COVID-19 has forced Manhattan to face a reckoning, according to @NYT, because office tenants have figured out that they can all work from home just fine, thank you. Ditch the commute, ditch the dry cleaning, ditch the open space office and all its distractions.
But it’s not just Manhattan: it’s every office building everywhere, and the implications for physical security are profound.
Let’s consider some of the possible outcomes.
Fewer people, fewer security needs. Owners and tenants will spend less money on security because they have fewer people and assets in their offices. As offices become barren warehouses for desks and dark computer screens, there is little left to protect. Our people are safe at home, their laptops all left the building with them, and we parked the paper and filing cabinets next to the ashtrays and Martinis.
Lower occupancy, higher surveillance. Mankind has always counted on the presence of good people to act as a deterrent to bad people. Office full of potential witnesses and challengers, not a great target for crime. But the physical asset that is the modern office still carries liabilities that far outweigh the cost of security equipment, and we’’l need more of it now that we’re there less.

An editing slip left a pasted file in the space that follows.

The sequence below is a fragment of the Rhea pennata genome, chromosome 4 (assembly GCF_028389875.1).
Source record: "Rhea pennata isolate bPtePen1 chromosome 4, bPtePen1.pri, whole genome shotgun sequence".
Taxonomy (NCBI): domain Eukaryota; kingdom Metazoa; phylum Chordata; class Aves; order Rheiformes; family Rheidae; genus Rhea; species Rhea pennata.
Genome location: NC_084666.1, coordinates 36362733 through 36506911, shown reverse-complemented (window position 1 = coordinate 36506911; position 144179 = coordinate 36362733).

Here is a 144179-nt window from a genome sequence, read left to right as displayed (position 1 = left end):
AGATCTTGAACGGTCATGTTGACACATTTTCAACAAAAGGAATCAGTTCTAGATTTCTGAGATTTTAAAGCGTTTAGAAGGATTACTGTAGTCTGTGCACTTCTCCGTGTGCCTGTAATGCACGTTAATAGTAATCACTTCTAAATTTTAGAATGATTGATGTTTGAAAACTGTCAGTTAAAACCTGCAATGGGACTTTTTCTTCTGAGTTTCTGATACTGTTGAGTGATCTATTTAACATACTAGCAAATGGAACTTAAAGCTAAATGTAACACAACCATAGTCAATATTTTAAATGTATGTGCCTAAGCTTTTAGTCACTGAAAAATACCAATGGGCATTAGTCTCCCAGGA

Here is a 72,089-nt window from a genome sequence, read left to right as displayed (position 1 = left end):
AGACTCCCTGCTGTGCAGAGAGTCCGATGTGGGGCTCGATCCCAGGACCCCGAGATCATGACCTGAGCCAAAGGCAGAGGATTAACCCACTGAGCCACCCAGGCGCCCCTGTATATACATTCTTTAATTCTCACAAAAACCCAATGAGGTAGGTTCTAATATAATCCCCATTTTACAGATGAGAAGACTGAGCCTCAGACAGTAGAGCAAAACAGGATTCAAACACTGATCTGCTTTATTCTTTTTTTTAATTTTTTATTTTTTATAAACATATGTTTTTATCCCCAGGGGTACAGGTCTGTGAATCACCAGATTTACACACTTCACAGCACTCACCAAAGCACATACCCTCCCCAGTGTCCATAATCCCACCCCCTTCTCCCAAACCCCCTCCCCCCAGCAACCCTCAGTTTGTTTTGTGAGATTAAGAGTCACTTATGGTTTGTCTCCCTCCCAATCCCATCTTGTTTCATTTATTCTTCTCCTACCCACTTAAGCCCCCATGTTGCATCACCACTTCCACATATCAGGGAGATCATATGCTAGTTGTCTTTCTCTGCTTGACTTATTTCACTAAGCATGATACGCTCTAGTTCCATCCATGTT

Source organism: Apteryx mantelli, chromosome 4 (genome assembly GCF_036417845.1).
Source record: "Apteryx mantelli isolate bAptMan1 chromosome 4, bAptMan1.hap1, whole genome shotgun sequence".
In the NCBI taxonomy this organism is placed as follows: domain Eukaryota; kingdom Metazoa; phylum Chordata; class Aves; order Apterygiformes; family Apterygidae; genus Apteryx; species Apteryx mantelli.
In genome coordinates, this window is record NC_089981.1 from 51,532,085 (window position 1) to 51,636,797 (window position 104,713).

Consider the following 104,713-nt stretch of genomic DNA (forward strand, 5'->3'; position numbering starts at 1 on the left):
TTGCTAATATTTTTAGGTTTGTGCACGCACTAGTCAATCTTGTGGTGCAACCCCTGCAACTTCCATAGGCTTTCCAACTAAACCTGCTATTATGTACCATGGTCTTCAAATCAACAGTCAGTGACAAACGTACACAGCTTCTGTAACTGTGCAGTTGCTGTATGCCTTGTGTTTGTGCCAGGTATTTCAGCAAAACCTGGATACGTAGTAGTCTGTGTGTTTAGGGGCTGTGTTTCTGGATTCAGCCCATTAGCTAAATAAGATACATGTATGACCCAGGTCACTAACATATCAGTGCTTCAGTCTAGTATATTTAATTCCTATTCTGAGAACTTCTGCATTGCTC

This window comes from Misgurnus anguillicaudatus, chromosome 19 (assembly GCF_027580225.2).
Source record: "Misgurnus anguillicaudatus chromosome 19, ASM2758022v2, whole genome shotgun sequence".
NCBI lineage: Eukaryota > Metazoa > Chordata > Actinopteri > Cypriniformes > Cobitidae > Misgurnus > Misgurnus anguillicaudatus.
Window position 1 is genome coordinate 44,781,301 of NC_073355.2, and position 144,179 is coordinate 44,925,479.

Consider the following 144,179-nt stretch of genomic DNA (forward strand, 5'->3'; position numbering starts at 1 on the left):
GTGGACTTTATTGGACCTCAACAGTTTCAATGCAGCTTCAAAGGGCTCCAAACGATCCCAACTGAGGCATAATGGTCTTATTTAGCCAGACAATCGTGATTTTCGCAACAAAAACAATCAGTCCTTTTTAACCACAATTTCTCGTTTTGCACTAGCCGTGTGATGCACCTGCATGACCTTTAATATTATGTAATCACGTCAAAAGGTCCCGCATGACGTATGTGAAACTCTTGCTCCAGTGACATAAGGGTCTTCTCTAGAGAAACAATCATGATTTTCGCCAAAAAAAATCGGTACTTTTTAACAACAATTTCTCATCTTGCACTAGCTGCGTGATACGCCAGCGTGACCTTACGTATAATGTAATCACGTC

Nature abhors a vacuum, so empty offices are repurposed into something other than offices. Maybe they become invitation-only product showrooms, or mini convention venues, or in-house conference centers supporting the idea that onsites are the new offsites. Or condos, or whatever. Humanity has never gone backward in its hunger for more built space, and we will do something with our former 9-5 homes away from home. And it will need security.
We’ll be there a little, but we want to be safe a lot. We miss the office, and we’d like to back at least some of the time, but we want protocols in place to ensure our health and safety. This is a boom scenario for all manner of sensors, people counting, visitor management, contact tracing, and video verification, plus the hardware, mobile apps, and AI to make it all happen. It’s also another great example of the truth that whether times are good or bad, there’s always a justification to spend more on security.
COVID-19 will undoubtedly transform office life, but in a post-vaccine world we won’t fear it as we do at the moment. Depending on the length of the long tail of ongoing infections, we will continue to measure, monitor, and map potential outbreaks that breach our office thresholds. More surveillance will be the norm.
WFH is good up to a point. Online corporate Happy Hours are a poor substitute for the real thing. And no amount of bandwidth matches the full analog experience of face to face interaction. We will go back to our social watering holes, and we will bring our security with us.
We’ll be there with you.